The landscape of great worship music continues to broaden and deepen. Styles continue to diverge, and I’m finding that lyrical depth is increasing on many fronts. This is all very encouraging. This post rounds up the first half, but check back later this week for the rest of the roundup.
Citizens & Saints, Join the Triumph
I am man-crushing all over this album. Citizens & Saints, along with Dustin Kensrue, are cutting their own path. What I love most about their writing, that I see so little of elsewhere, is their ability to write energetic, up-tempo songs exploding with great theology. In my opinion, the folks in this crew are the gold standard. The production is also very original, very poppy, very synthy, AND very out-of-the-ordinary. Just listen to the first track, “The Strife Is Over”: moog-ish portamento and a Who-like synth pulse. Very fresh. And then, on top of all of this, they continue to tighten their proclamation of a raw, unadulterated gospel. This is an album that proves you can be “triumphalistic”…in Jesus triumph.
Journey Collective, Nothing But the Blood (Single)
A stompy, soulful arrangement of the hymn BUT…with some great rewritten verses highlighting (especially racial) reconciliation, which I know is big on the heart of Journey Collective’s Russ Mohr. I admire him and Journey for this bold and beautiful recording. I’m of the persuasion that we need more Christian responses to injustice that look like THIS. I’d recommend churches to engage these alternate lyrics with whatever arrangement they’re used to. It’s a fresh way of approaching hymn-singing with pastoral intentionality. Download a chart here, and get the song for free.
Hillsong Young & Free, This is Living (EP)
I interacted with this album a bit on my post about how EDM could be influencing the form of song-structure, but I wanted to point it out as a sign of the times. The music is fun and dance-able. I wish the lyrics were a bit stronger (still a lot of triumphalism…e.g. see the opening lines of “Energy”) to match the beauty and joy of the music. I would challenge the folks doing great EDM-worship production to wed the music with fantastic texts so that dance music can be all it can be for the sake of the Church.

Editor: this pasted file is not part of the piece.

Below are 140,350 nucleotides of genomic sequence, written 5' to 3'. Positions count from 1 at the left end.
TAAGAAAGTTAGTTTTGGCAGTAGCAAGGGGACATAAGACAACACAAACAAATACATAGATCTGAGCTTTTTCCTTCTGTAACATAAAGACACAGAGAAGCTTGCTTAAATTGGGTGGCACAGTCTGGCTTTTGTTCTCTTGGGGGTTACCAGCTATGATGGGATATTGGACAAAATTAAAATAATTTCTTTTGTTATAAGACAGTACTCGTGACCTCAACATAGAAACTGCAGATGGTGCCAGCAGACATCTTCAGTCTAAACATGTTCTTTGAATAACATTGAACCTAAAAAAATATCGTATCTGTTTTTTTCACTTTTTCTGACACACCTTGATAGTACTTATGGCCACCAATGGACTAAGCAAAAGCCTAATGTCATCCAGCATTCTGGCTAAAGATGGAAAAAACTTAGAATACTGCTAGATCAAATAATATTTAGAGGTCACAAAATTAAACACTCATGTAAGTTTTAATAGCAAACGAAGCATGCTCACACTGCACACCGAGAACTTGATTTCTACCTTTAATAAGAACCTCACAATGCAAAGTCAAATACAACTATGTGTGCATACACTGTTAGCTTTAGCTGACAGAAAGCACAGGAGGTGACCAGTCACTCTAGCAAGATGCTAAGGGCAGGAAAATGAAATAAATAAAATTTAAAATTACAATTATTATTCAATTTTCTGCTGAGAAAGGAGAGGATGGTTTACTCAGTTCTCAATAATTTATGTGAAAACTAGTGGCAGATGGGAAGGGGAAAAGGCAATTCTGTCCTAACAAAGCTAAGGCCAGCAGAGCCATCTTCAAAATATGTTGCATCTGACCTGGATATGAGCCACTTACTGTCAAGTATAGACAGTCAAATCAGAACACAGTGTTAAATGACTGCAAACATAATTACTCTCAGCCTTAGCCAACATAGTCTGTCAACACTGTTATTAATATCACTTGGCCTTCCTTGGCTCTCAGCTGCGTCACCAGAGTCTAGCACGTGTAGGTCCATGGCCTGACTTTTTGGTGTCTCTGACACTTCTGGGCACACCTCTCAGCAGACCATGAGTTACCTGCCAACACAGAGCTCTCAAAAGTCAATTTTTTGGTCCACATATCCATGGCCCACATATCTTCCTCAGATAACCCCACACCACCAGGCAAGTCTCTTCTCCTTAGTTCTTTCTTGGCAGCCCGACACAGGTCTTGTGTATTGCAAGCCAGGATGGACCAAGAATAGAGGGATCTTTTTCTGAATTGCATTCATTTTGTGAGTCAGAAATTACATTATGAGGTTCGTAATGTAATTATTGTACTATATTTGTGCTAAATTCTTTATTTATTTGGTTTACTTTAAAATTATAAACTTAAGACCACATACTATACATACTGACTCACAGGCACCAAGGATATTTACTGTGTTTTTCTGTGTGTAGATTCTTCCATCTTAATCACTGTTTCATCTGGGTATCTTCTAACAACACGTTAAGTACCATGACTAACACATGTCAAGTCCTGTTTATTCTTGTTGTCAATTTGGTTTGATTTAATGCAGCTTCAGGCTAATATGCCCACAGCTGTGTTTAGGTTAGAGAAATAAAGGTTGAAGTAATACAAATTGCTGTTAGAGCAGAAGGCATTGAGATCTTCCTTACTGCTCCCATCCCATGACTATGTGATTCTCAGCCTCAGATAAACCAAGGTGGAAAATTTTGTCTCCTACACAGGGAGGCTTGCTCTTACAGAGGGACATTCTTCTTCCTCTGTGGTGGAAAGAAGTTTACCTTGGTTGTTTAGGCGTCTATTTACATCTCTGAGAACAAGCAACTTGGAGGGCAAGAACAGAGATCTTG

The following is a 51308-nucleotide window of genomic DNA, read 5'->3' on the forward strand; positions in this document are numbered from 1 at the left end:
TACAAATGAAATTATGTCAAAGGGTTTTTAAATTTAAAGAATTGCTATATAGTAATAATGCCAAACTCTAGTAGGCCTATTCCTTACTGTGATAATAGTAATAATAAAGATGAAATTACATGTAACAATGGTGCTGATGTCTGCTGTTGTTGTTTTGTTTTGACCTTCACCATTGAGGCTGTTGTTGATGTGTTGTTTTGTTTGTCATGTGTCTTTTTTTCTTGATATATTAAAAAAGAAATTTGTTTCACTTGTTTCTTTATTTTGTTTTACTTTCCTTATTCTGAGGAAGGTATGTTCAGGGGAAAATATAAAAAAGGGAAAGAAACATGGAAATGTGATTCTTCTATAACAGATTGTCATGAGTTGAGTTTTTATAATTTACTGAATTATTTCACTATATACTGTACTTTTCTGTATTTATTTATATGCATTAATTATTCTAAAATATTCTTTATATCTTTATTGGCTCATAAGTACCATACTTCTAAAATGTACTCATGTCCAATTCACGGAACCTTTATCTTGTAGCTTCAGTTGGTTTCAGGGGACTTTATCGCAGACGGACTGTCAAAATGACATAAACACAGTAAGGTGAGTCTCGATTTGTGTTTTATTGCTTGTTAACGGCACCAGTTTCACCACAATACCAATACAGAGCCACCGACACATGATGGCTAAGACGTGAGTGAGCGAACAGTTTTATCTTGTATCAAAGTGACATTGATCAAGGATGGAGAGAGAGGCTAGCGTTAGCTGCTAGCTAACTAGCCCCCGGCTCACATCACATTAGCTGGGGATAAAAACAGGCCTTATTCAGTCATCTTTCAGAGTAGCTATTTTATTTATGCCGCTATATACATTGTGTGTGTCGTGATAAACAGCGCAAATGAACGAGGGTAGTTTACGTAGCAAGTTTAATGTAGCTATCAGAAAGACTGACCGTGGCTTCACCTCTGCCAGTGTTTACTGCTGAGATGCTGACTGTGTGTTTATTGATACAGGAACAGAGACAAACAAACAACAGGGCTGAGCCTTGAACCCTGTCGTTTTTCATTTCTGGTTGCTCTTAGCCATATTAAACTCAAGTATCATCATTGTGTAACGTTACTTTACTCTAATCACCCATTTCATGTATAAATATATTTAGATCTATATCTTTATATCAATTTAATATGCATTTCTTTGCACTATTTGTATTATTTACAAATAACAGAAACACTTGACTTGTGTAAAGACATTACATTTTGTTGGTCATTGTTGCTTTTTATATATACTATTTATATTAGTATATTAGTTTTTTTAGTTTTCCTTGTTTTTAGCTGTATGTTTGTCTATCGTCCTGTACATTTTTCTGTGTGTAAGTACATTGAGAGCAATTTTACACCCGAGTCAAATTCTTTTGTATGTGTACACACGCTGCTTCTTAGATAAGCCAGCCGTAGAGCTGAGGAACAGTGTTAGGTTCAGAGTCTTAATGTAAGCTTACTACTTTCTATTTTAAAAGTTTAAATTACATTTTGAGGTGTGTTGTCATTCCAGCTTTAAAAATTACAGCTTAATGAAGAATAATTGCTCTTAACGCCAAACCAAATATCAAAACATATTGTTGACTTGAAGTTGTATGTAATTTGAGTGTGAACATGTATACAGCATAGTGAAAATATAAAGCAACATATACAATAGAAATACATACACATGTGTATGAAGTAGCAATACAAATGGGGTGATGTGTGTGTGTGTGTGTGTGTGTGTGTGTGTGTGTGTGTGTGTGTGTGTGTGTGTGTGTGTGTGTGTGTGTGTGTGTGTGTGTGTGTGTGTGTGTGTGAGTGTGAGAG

Coram Deo Church, Swallowed Up Death
This album is incredible. Top notch musicianship, creative production. The title track reminds me of Modest Mouse meets The Sing Team, with a generous helping of Motown. Their “Come My Way” is the first convincing tuning of this poetic hymn that I have ever heard (never been able to fully sing some of the standard tunes). “How Heavy is the Night” is an early-Radiohead-ish confession and clinging to the cross. “The King Shall Come” is a remarkable song for Advent. I love how albums like these are, in addition to repackaging hymns, interacting with the hymn tradition in the NEW songs they write. So informed, so passionate, so beautiful. I’m very inspired by this record.
Sojourn Music, New Again
They can do no wrong. I sang “New Again” with tears in my eyes for the first time at the Doxology & Theology Conference just a few months ago, and I was hooked. It’s another artistic, raw, roots-rock record in the musical spirit of The Water and the Blood. The texts are remarkable and deep, spanning the important and under-served themes of lamentation (“Psalm 126”), justice (“Let Justice Roll”), God’s special affection for the weak (“Blessed Are the Poor”). My favorite songs are their two eschatological masterpieces, “New Again,” and “Where Your Praise Never Ends.”